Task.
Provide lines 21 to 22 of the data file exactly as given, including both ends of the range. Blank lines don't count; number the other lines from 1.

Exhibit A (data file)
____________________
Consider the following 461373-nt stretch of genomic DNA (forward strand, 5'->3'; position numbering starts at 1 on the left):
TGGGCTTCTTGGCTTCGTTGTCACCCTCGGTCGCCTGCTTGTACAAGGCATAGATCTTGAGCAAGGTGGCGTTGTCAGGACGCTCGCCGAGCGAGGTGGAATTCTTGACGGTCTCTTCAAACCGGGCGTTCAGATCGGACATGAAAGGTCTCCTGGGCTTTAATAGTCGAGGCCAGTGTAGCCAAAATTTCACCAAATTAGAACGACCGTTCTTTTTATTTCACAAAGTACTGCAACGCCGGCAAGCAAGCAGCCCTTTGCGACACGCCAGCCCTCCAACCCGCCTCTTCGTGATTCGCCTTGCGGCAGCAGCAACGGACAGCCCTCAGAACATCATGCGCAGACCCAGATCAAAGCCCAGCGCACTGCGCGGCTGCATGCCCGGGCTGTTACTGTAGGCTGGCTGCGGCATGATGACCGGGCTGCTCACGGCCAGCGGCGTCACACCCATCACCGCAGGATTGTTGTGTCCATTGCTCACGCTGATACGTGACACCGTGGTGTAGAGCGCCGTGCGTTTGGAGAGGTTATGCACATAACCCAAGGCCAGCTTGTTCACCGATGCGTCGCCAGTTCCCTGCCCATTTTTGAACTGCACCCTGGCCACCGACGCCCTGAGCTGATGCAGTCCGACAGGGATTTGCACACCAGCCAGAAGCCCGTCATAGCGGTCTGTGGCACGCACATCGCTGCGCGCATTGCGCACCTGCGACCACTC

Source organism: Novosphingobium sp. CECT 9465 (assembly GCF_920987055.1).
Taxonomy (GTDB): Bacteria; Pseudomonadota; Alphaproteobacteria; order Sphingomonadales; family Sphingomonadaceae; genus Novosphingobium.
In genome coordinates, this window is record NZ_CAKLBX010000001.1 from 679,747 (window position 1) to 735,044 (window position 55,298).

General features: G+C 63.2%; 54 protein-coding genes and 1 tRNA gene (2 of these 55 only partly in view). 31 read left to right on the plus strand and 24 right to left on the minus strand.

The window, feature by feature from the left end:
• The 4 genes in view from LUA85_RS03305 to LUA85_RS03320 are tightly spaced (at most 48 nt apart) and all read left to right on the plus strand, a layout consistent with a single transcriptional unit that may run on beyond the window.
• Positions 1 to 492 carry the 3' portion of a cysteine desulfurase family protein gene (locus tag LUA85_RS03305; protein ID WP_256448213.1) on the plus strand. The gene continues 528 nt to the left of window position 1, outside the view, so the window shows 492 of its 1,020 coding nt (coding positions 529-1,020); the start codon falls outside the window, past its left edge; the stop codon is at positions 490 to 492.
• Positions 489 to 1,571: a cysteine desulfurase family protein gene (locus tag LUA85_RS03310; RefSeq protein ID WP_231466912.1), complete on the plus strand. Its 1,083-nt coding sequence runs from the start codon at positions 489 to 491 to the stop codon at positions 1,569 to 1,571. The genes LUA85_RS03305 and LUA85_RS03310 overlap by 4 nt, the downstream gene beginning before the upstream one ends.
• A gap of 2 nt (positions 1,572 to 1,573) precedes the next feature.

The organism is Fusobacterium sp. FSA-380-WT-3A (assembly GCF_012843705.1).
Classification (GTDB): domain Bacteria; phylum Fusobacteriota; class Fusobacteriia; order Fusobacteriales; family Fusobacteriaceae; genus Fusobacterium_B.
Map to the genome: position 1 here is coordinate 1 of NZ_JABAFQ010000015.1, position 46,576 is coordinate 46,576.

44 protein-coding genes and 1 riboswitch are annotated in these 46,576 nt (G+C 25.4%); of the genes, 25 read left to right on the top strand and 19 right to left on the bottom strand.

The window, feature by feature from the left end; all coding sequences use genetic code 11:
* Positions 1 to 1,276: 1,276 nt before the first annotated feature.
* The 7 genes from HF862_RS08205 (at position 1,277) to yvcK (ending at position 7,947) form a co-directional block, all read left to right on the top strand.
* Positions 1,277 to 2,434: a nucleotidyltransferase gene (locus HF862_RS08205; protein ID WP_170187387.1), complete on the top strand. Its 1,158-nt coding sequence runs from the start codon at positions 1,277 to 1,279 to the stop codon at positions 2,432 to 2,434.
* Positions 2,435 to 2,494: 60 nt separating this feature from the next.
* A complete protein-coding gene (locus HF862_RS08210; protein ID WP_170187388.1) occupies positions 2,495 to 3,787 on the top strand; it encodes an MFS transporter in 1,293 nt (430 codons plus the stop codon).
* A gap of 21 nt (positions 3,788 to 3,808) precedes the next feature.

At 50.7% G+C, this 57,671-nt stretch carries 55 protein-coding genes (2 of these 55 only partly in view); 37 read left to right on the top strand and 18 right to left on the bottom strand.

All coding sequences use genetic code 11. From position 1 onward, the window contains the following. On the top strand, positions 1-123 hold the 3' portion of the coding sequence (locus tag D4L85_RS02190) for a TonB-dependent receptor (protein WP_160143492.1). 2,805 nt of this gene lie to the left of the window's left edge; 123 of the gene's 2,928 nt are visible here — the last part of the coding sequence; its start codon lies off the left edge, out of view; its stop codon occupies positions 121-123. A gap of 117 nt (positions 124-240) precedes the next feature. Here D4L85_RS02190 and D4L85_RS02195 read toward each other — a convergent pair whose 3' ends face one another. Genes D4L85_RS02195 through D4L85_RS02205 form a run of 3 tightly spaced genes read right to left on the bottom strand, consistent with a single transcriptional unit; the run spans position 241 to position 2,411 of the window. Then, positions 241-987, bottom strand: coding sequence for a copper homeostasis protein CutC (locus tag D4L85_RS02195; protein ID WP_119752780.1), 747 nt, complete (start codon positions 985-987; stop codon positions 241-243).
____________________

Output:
* A complete protein-coding gene (locus HF862_RS08210; protein ID WP_170187388.1) occupies positions 2,495 to 3,787 on the top strand; it encodes an MFS transporter in 1,293 nt (430 codons plus the stop codon).
* A gap of 21 nt (positions 3,788 to 3,808) precedes the next feature.